The long march to open science

Many researchers are positive about the new, burgeoning science culture, but they still hesitate to enter into an open exchange of knowledge. There are many reasons why – such as a lack of knowledge about data management and the fear of intellectual property theft. By Sven Titz

​(From "Horizons" no. 110 September 2016)​​​

Scientists disclose all their study plans and experimental designs; they write daily blogs about their progress in the lab, revealing every detail; and then they publish in open-access journals that are assessed through an open peer-review process. And their results are stored in databases that are on open access to everyone. This is the utopia of open science.

Are we about to attain such a state of transparent research? Well, things are unlikely to develop quite so straightforwardly. Sometimes it's because there's just not enough money. Sometimes people aren't in a position to set up the required databases. And sometimes scientists hesitate to reveal their data because they fear that competitors could steal their ideas and publish them first.

Tougher than expected

The successes achieved by Big Science in laying open research data are deceptive – whether at the nuclear research centre CERN or in genetics research. In many fields outside the big projects, there are still major obstacles to progress. It's easy to insist that data should be made freely available. But individual researchers who have neither the means nor the expertise can be driven to despair over it. And because individuals and small research groups find it difficult to place their data on open access, it means other scientists find it difficult to use that data. "Many researchers lack the time and the knowledge they need to be able to document their data adequately and make it available", says Benedikt Fecher. He is currently doing his doctorate at the German Institute for Economic Research and the Alexander von Humboldt Institute for Internet and Society in Berlin, and he has been investigating researchers' attitudes to open science.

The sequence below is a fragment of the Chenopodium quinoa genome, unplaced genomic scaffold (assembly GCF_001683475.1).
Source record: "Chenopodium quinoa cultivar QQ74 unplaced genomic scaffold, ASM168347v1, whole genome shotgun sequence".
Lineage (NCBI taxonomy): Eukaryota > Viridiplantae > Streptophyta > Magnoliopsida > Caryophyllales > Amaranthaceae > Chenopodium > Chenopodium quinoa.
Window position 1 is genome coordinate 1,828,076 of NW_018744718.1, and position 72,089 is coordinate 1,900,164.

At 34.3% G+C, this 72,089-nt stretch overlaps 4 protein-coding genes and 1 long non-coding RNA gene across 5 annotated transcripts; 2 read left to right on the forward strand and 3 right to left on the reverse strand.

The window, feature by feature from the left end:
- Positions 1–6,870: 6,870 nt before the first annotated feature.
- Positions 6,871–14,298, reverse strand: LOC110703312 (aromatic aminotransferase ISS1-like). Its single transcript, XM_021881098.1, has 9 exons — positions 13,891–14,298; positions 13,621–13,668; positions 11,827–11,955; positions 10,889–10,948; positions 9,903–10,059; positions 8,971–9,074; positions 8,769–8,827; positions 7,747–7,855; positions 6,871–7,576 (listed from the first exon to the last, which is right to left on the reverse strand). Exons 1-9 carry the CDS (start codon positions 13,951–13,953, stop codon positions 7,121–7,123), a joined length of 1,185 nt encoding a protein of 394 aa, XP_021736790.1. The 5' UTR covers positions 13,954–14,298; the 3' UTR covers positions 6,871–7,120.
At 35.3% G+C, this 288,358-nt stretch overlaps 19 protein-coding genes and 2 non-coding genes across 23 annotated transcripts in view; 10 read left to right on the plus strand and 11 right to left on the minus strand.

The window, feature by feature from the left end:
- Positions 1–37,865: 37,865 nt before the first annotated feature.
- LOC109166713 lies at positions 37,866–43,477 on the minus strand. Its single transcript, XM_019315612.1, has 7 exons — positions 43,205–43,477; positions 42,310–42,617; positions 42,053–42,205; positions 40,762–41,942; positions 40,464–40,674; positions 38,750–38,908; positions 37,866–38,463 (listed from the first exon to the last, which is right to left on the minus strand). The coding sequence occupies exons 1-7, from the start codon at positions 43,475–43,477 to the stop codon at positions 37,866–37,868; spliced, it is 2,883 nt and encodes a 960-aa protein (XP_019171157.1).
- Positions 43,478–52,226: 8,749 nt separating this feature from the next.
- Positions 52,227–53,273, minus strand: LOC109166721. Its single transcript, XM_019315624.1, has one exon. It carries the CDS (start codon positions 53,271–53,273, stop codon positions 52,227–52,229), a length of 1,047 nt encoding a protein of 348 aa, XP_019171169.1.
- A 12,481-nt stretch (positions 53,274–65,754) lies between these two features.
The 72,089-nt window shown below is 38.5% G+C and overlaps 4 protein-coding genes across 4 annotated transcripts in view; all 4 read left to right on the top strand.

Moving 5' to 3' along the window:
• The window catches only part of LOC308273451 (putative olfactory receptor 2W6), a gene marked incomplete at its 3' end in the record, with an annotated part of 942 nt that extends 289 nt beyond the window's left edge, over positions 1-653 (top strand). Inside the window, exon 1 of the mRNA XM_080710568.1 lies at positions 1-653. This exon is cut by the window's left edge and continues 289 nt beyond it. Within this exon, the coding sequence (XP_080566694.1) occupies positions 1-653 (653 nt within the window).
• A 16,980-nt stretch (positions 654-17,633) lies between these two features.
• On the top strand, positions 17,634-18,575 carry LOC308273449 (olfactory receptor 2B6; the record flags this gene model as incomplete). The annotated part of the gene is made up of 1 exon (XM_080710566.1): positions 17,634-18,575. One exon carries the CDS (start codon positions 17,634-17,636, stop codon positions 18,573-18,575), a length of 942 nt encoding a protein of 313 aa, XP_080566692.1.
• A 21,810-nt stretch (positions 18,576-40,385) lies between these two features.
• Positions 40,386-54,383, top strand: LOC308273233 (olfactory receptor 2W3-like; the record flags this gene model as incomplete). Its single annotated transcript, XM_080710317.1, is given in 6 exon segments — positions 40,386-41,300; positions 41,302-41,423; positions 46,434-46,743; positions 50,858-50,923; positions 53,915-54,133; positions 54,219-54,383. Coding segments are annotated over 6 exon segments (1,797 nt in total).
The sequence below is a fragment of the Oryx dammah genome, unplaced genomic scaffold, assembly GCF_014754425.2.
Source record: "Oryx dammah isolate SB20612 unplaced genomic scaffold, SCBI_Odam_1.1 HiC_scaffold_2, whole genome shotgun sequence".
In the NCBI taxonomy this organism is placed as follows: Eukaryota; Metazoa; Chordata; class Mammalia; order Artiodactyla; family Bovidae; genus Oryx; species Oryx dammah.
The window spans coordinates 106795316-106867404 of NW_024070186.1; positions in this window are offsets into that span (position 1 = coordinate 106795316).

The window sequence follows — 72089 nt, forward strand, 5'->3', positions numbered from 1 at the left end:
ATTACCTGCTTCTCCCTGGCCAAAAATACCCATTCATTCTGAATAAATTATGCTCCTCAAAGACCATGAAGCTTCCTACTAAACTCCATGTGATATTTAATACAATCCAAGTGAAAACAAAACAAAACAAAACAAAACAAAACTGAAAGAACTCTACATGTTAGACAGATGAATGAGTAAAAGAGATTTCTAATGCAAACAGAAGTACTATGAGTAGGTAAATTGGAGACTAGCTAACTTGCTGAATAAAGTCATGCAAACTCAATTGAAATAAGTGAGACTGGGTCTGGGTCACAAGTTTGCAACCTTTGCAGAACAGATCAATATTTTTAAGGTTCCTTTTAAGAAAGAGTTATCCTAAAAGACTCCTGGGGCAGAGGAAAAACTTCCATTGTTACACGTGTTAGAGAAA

In the USA and Europe, the research funding organisations have proclaimed their support for data disclosure. But this isn't enough to enforce the standards of open science. Researchers also need organisational, financial and personnel support. This is just what is offered by the Swiss Centre of Expertise in the Social Sciences (FORS), for example. It helps with processing, documenting and storing research data in the social sciences, and provides the necessary infrastructure for it. Researchers can attend workshops to gain further skills and get access to online tools for data management, for instance.

Open data is already established in the natural sciences, but the social sciences are still shy about the concept. This is partly because they usually work with personal data that is subject to data-protection laws. But this isn't the only reason. According to Alexandra Stam, the head of the Data Promotion group at FORS, one of the problems is that social scientists are in general not used to documenting their data in a standardised fashion. "Many researchers don't realise that their data can have an existence after their own work is completed". This means that much potentially valuable data and many important details are lost unnecessarily.

This predicament is in part a result of how people are trained today. Data management isn't taught formally as part of degree courses, says Stam. And often, researchers simply fail to document their data during their project, but instead only start the documentation process when it's nearing completion.

In some countries, such as the USA and the UK, a data management plan often has to be provided when an application for research funding is submitted. In Switzerland, this is not yet the case. Stam hopes that it will happen soon. Furthermore, it's essential that data should be stored in permanent databases after it's been documented and placed on open access. Otherwise, the issue of data maintenance can be left up in the air after the end of a project.

In principle yes, but …